Once complete you should be able to visit http://localhost in your browser and have the default ExpressionEngine site appear.

Create multiple virtual hosts for each site that you will be working on

At some point you’ll need to have more than one virtual host to work on different sites, or keep different base installations of ExpressionEngine. As I mentioned before, MAMP Pro makes this process really easy by simple clicking on the Hosts tab and adding the names and directories of new virtual hosts.

However, you can create multiple virtual hosts with the free version of MAMP. My recommendation would be to create new folders right in your Sites directory for the other virtual hosts that you may need so you can keep them all in one place and allow for easy backups.

  1. Open /private/etc/hosts in a text editor. You need to be able to view hidden files to see this folder on the root.
  2. Find the line that says:	localhost

    And simply add the name of the new virtual host that you want. We’ll create a new virtual host named So the line now becomes:	localhost
  3. Save the file.
  4. Go into your Sites folder and create a new directory. The directory can be named anything, but to make things easy to keep track of, we’ll name it You should already have a directory in your sites folder named default which contains the ExpressionEngine installation.
  5. Open the /Applications/MAMP/conf/apache/httpd.conf file and adding the following code at the bottom:
    NameVirtualHost *:80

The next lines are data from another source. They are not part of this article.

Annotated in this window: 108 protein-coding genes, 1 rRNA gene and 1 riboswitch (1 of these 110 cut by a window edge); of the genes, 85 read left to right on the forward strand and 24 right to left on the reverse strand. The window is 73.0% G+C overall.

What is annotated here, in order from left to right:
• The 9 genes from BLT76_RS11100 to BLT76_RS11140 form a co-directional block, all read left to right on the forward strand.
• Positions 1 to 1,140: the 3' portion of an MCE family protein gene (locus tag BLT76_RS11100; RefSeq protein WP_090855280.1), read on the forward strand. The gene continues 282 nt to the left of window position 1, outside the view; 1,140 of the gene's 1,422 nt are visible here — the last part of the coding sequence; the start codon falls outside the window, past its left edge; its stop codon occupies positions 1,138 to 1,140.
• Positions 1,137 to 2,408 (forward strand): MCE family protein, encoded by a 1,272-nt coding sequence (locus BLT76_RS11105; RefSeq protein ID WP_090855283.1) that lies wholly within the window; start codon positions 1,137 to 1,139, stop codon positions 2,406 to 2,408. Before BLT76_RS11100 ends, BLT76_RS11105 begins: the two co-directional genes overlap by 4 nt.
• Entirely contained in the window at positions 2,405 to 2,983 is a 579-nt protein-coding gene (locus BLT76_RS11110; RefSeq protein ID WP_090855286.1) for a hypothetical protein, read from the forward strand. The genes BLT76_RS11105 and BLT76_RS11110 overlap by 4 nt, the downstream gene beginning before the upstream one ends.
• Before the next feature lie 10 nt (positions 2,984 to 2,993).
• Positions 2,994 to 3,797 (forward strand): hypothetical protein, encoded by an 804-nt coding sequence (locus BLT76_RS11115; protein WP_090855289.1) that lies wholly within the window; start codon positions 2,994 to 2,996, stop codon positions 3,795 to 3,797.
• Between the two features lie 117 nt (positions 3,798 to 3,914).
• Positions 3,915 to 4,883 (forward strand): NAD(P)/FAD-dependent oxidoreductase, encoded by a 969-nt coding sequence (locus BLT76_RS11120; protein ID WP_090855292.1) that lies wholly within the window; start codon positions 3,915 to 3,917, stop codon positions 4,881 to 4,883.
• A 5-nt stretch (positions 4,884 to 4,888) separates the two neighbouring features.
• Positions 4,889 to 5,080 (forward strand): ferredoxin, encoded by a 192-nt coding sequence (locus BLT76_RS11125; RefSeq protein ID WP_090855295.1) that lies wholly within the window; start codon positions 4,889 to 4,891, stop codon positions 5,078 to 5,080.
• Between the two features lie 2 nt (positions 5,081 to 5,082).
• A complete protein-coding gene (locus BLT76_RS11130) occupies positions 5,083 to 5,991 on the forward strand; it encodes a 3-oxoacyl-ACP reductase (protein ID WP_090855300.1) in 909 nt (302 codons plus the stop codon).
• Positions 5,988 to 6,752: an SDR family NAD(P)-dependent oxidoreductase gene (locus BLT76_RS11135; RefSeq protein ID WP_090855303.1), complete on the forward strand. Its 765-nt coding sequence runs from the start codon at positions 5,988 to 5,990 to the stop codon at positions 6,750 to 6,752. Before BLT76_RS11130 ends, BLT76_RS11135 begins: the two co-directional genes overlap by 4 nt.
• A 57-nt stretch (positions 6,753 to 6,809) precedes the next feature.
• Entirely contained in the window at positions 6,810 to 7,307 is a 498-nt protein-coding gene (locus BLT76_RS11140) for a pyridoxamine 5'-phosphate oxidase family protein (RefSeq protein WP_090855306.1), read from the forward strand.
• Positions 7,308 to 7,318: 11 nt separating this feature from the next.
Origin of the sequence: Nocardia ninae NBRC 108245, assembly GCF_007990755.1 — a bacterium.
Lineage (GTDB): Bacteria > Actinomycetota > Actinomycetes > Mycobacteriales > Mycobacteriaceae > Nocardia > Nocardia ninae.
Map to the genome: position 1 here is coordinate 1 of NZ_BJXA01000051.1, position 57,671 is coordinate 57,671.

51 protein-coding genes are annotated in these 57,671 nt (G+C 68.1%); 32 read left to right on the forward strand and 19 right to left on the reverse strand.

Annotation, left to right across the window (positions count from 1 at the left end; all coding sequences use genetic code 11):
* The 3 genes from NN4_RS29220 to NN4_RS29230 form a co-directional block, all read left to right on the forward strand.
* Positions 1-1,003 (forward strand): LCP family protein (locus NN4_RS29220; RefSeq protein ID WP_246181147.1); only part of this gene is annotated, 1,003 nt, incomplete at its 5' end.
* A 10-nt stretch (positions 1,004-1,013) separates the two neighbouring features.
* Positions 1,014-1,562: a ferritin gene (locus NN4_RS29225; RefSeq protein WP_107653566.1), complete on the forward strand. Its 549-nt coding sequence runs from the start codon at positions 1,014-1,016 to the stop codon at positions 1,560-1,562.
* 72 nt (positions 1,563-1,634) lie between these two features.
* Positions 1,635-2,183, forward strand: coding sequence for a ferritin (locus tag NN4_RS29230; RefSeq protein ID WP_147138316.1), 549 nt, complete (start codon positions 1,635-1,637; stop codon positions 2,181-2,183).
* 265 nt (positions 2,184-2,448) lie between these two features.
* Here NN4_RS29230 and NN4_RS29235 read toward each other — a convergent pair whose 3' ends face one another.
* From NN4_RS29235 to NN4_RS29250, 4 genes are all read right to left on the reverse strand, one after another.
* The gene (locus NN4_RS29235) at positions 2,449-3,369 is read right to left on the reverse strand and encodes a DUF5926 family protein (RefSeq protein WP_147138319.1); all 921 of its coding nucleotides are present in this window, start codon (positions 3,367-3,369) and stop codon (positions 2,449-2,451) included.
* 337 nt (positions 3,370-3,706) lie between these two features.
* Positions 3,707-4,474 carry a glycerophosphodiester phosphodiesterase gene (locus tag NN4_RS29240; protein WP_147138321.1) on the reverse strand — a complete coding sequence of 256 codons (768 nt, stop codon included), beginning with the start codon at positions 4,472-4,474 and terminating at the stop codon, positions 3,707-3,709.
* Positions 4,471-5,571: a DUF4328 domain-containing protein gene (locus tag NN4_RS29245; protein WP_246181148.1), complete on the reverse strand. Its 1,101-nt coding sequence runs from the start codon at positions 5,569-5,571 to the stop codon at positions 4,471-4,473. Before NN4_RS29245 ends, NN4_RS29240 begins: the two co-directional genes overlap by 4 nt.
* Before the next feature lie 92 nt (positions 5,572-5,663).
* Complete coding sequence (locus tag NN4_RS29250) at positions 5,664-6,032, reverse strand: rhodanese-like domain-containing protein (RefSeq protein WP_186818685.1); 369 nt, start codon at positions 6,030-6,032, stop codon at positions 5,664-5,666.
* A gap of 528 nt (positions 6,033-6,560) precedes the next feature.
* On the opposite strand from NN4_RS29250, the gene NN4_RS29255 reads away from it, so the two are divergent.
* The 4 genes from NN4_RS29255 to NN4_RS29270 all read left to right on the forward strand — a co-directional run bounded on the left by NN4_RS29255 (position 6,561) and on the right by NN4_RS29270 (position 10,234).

< VirtualHost *:80>
    ServerName localhost
    DocumentRoot "/Users/myusername/Sites"
    < /VirtualHost>
    < VirtualHost *:80>
    DocumentRoot "/Users/myusername/Sites/"
    < /VirtualHost>

    Removing the space between the < and the /VirtualHost>

And there you go, you should be able to access in your browser and have it show up whatever is in your directory (there’s nothing there as yet, but you can drop in a simple test.txt file with some text in it to ensure it’s working).

So that’s the end of the first entry in this series. If you have any questions, feel free to ask in the comments. You can also add suggestions for future installments.

Filed under Development, ExpressionEngine.

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4 Responses to “Installing ExpressionEngine locally using MAMP”

  1. Steven Grant June 10th, 2010 at 1:26 pm

    Good to see more EE tutorials out there for the newbies. I’ve started to share more of my template code as well through Train EE.

    I’m thinking about building Code EE as a place to share template snippets.

  2. tony June 10th, 2010 at 1:54 pm

    Thanks Steven. Code EE sounds like an interesting idea!

  3. Troy September 8th, 2010 at 5:08 pm

    Great info. We have never tried to install locally as a sandbox. It seems like it would be a pain to move to the live server, moving the database, EE and all the permission/link changes.

  4. Tony September 8th, 2010 at 5:39 pm

    Hey Troy, thanks for commenting. It is a bit tedious at first, but really once you move one site over it becomes really easy to do. It basically boils down to:

    1. Moving over all the files
    2. Exporting your local database and importing it on the remote host.
    3. Using Deploy Helper to changes all of the URLs and path info.

    Developing locally is so much faster that I do as much work as possible locally and then move over to the remote server when it’s a good time to have the client start working on it in preparation.

    You might find this forum thread useful: